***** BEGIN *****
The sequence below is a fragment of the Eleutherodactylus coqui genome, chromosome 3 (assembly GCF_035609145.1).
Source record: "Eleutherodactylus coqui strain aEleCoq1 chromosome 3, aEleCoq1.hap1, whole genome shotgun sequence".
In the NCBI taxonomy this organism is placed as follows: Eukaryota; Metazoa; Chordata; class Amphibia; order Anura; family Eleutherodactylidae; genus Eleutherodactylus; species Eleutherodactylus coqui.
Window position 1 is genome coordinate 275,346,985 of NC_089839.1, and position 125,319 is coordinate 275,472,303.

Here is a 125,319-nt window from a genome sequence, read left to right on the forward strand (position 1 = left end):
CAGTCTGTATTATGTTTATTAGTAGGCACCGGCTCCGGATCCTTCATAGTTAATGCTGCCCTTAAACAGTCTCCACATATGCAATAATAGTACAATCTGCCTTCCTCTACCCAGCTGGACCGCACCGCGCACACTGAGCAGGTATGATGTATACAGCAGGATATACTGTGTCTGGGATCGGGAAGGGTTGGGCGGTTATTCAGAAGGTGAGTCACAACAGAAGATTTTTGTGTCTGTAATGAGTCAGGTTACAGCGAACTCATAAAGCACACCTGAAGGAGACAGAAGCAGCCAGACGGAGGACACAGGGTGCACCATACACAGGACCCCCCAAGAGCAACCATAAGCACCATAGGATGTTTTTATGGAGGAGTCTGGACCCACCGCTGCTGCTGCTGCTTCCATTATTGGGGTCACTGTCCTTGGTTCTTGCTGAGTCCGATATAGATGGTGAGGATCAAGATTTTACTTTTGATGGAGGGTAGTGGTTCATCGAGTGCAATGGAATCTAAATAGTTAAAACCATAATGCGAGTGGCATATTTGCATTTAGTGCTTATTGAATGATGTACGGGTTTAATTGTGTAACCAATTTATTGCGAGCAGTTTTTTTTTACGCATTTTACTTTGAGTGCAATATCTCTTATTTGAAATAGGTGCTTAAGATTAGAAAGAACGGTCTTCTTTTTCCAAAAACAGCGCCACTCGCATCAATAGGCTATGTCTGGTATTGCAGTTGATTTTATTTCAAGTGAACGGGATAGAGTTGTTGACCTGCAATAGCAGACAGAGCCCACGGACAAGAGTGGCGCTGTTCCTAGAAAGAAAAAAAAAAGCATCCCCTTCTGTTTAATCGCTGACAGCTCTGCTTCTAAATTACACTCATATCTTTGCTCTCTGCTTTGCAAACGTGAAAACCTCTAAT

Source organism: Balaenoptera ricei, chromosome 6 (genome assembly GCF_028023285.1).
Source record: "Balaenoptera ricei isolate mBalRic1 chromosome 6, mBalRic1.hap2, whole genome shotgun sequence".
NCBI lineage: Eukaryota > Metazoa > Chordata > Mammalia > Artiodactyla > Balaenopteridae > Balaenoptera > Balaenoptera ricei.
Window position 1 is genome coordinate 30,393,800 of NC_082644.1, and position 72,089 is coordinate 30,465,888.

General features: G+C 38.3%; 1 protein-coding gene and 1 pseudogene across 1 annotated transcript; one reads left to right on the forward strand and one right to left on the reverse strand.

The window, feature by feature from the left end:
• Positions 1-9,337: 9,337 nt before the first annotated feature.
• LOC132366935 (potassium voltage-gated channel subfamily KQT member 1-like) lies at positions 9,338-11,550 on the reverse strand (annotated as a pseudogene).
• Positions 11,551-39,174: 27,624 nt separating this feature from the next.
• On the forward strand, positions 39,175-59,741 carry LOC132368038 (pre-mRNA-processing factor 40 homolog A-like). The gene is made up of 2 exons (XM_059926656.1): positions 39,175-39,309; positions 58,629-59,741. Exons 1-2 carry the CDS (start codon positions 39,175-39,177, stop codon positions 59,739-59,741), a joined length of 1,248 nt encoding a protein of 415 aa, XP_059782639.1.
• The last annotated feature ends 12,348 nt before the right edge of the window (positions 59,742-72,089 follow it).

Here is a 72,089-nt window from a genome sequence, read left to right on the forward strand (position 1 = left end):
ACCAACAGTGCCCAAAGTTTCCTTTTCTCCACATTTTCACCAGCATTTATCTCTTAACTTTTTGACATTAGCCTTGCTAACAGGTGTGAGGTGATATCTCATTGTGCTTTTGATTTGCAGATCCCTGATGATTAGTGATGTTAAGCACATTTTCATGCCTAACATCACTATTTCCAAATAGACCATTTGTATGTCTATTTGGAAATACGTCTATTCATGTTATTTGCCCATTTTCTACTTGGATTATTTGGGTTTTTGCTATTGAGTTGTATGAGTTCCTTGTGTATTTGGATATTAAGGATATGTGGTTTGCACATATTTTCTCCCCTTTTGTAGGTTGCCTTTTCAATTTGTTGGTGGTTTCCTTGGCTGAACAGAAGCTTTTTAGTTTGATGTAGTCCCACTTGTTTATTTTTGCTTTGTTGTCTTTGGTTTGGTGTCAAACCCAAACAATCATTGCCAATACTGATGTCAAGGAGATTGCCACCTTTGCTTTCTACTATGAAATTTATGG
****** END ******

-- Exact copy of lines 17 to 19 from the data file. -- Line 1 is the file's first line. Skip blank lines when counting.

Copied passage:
• The last annotated feature ends 12,348 nt before the right edge of the window (positions 59,742-72,089 follow it).

Here is a 72,089-nt window from a genome sequence, read left to right on the forward strand (position 1 = left end):
ACCAACAGTGCCCAAAGTTTCCTTTTCTCCACATTTTCACCAGCATTTATCTCTTAACTTTTTGACATTAGCCTTGCTAACAGGTGTGAGGTGATATCTCATTGTGCTTTTGATTTGCAGATCCCTGATGATTAGTGATGTTAAGCACATTTTCATGCCTAACATCACTATTTCCAAATAGACCATTTGTATGTCTATTTGGAAATACGTCTATTCATGTTATTTGCCCATTTTCTACTTGGATTATTTGGGTTTTTGCTATTGAGTTGTATGAGTTCCTTGTGTATTTGGATATTAAGGATATGTGGTTTGCACATATTTTCTCCCCTTTTGTAGGTTGCCTTTTCAATTTGTTGGTGGTTTCCTTGGCTGAACAGAAGCTTTTTAGTTTGATGTAGTCCCACTTGTTTATTTTTGCTTTGTTGTCTTTGGTTTGGTGTCAAACCCAAACAATCATTGCCAATACTGATGTCAAGGAGATTGCCACCTTTGCTTTCTACTATGAAATTTATGG